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Toe Angle

Correct Toe Angle for Your Leg to Be Effective on Your Horse

Submitted by member: Ahmed

I have a problem with my lower leg. I know that it has to be wrapped around the horse sides with the toes pointing forward, but the problem is that when I try to point my toes forward, my calves get away from horse sides and the contact is only with my knees.

My question is: what’s more important? To have the calves hugging the horse’s sides while my toes are not pointing forward, or pointing them forward and losing the contact between my calves and the horse’s sides? Is there any way I can obtain both at the same time?

🙂 Thank you in advance!

Answer by Bernie

Ahmed, the angle of ones toe in the stirrup is more or less determined by your conformation.  Seeing as many riders as I do each weekend in my clinics, I come across all sorts of toe angles. In general, most folks toe angles are between 10-30 degrees open. This I would say is normal. When I see an excessive open toe angle, say 45-60 degrees, the first thing I do is ask the rider to totally relax the ankle and see where it falls naturally. You can quickly determine whether they are conformed that way or training their toe out excessively. If they are conformed that way so be it. An excessive toe angle has the tendency to take the knee away from the saddle and put the hard part of the back of the calf always on the horse. In addition it’s more difficult to control the use of your spur with a toe turned out excessively.

You are under the belief that the toe has to be straight. This is not so. The toe should absolutely open to some degree or it will do just what you described. I just encountered a girl this weekend with a unusually straight toe which actually turned in, due to conformation.  Her ankle broke to the outside. She had a very hard time using her leg effectively!

The contact and strength of the calf is definitely decreased with a toe intentionally pointed “straight.” Let your toe be natural according to your conformation and you will find all the contact points of your leg will be in place.

Video Recommendation:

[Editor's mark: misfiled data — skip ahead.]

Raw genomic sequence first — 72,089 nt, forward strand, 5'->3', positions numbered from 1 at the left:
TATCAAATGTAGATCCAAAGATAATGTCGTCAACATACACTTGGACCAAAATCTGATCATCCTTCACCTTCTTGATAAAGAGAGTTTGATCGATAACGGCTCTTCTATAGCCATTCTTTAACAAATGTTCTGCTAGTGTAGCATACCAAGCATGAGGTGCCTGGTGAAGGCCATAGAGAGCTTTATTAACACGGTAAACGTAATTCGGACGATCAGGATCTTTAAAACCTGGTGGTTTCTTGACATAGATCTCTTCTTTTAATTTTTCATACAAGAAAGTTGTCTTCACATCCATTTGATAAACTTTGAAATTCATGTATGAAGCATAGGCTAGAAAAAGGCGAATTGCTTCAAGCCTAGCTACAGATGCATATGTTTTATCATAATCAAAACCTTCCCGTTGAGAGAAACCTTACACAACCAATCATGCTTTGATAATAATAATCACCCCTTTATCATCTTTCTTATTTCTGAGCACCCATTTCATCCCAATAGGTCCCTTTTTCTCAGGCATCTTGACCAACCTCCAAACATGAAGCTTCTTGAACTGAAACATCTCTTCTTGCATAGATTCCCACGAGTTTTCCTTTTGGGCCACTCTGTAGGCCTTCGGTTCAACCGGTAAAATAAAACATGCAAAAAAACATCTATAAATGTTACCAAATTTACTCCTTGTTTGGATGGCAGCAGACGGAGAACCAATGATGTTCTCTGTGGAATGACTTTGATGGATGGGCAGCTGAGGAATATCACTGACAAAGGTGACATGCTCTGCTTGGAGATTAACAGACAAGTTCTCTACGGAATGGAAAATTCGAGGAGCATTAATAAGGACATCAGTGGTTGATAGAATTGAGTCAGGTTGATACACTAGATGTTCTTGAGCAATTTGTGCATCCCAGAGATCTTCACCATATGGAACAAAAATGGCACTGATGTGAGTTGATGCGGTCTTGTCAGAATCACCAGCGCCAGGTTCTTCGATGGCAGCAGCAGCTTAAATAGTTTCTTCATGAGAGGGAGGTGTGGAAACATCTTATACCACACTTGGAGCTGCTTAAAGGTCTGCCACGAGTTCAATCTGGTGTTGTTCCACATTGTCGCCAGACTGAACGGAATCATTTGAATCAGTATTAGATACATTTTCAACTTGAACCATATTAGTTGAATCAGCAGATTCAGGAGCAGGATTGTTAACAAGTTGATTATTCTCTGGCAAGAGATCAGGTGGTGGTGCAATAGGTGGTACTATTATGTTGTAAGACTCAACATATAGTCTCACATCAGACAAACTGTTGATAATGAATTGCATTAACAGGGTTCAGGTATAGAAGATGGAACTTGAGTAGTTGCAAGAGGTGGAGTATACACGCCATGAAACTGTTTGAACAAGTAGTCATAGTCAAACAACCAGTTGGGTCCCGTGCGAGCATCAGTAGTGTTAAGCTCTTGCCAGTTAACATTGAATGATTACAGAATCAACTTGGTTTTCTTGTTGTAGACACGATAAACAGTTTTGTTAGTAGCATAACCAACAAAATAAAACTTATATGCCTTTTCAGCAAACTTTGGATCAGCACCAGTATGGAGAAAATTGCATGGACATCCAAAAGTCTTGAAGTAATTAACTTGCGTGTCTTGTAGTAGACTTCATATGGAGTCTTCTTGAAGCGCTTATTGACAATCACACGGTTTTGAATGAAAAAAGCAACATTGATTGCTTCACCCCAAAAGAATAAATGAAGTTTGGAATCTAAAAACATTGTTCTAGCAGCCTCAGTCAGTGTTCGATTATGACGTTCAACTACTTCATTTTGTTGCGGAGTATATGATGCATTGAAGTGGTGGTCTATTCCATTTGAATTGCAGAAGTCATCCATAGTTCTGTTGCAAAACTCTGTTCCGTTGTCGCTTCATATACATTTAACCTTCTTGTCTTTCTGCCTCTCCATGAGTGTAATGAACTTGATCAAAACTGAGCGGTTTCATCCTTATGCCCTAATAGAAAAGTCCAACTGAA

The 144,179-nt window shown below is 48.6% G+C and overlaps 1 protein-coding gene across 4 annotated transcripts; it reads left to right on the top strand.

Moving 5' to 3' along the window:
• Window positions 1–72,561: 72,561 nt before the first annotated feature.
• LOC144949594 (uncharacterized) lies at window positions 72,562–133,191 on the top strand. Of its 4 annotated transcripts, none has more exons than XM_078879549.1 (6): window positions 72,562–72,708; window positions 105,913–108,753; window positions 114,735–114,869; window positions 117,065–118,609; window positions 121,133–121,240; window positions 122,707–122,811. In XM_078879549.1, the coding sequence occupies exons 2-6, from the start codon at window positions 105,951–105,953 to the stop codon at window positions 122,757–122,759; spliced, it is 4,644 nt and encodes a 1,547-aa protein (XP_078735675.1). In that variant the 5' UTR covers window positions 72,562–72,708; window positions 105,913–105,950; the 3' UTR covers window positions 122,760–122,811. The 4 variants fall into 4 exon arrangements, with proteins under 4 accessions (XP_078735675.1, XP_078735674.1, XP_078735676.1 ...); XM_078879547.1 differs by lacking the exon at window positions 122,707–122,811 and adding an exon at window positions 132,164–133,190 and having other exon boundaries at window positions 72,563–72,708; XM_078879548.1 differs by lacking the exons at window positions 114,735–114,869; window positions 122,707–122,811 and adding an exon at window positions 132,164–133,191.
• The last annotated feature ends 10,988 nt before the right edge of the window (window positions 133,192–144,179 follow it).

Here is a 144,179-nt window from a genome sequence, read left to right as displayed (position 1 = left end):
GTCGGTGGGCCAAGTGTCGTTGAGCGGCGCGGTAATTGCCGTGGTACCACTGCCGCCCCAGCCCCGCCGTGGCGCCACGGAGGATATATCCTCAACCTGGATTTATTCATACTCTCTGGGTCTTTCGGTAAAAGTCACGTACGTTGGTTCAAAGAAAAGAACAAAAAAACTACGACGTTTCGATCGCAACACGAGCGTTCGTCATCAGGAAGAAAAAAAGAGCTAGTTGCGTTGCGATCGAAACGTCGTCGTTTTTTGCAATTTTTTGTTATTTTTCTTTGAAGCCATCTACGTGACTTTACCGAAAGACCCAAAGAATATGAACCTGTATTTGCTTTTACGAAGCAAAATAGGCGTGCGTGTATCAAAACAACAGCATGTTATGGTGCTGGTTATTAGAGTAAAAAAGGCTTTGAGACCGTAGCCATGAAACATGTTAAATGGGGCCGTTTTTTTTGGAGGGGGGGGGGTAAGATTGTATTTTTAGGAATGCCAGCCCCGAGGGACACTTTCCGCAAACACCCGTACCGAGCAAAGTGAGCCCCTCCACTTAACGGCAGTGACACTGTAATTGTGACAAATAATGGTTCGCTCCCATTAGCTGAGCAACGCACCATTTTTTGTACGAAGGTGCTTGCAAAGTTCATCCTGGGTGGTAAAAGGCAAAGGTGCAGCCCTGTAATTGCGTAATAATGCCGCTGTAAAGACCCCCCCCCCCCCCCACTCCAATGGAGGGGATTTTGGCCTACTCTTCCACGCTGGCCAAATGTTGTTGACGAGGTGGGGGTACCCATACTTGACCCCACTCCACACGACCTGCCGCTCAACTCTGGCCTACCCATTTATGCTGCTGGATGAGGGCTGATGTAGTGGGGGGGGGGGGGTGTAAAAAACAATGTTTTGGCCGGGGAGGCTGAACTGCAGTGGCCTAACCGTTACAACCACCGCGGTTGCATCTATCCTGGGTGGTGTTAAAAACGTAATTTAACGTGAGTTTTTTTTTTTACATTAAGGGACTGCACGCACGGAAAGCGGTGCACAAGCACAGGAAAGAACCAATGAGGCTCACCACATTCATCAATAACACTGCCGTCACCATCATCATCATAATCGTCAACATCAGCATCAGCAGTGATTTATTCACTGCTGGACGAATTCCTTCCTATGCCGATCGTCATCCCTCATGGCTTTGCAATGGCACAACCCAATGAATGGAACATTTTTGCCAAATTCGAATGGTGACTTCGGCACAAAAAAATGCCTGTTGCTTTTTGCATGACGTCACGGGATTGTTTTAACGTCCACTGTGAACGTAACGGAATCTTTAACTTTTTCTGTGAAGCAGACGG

Building blocks to a great position on your horse

Building Blocks to a Great Position: Part 1
Bernie Traurig
In Part 1 of Building Blocks to a Great Position, Bernie Traurig starts with proper leg position as a basis for a solid foundation in the tack. With demonstrations by his daughter, Natasha, this video outlines exercises that enhance proper techniques.
Running Time:  19 minutes and 57 seconds

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Bernie Traurig

As a Horseman, Bernie is renowned for not only his riding talents but for his teaching and coaching gifts. As a competitor, Bernie has represented the United States Equestrian Team both at home and abroad on many occasions and reached the top of the sport in all 3 of the International Equestrian Olympic disciplines: Show Jumping, Dressage, and Eventing.After amassing 60 years worth of training and riding techniques and experiences with thousands of horses, Bernie is driven to give back to the sport that has given him so much fulfillment and success.

This Post Has 3 Comments
  1. I’m glad someone finally mentioned rider conformation playing a part in toe position. I was riding in a clinic and the clinician kept forcing my left foot forward and getting frustrated that it wouldn’t stay there – finally he had me hop down and realized that my leg from tibia down points towards the left while from the knee up it points in to the right drastically. He ended up admitting that the only way my toe would ever point straight and be in alignment with the rest of my leg is if they broke it first.

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